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Show us your . . . Roto-a-Matic

A transformed Mold-a-Rama vending machine dispenses original works of art, most of the time.

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Like many visitors to Chicago's museums and zoos, Kirby Kerr, co-owner of the Rotofugi Gallery in Lincoln Park, and Joe Somers, head honcho at the product development company Squibbles Ink, were enchanted by the Mold-a-Rama vending machines, which produce plastic models of kangaroos and coal cars and dinosaurs that are sometimes more fun to look at than the originals.

Four years ago, the pair had the brilliant inspiration to buy a vintage Mold-a-Rama machine and fix it up to feature an ever-changing assortment of original molds created by their artist pals. The rehab took several years longer than expected—most of the trouble was finding someone who could make a new mold—but by last August Roto-a-Matic was finally up and running, cranking out replicas of Helper Dragon, from California artist Tim Biskup, for six bucks a pop. Most of the time.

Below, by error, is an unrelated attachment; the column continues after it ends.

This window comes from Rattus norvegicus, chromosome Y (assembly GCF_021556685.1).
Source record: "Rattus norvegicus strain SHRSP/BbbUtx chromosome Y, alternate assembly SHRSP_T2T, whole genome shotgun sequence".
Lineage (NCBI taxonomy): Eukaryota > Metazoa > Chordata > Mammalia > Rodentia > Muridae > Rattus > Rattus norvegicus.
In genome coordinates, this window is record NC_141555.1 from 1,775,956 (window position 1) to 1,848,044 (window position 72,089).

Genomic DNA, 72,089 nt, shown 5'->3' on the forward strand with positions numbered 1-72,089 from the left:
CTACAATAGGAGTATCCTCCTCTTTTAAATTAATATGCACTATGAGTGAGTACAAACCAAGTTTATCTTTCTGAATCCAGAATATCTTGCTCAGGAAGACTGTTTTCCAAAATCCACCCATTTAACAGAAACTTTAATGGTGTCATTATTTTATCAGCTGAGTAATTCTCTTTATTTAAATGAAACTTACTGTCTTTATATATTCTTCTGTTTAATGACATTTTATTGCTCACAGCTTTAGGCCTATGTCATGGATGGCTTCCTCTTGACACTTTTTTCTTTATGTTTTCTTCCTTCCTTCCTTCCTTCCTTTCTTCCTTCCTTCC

"It's like having a classic car," says Whitney Kerr, Rotofugi's other owner. "It works well some of the time, but sometimes it doesn't."

Helper Dragon changes color every month, based on the whims and color-mixing ability of the Roto-a-Matic team. But his days are numbered. Next month, a new mold is scheduled to be installed, though Kerr declines to say what it is or who is making it.

"It took us four years to get the first one," she laughs. "This one won't take as long."

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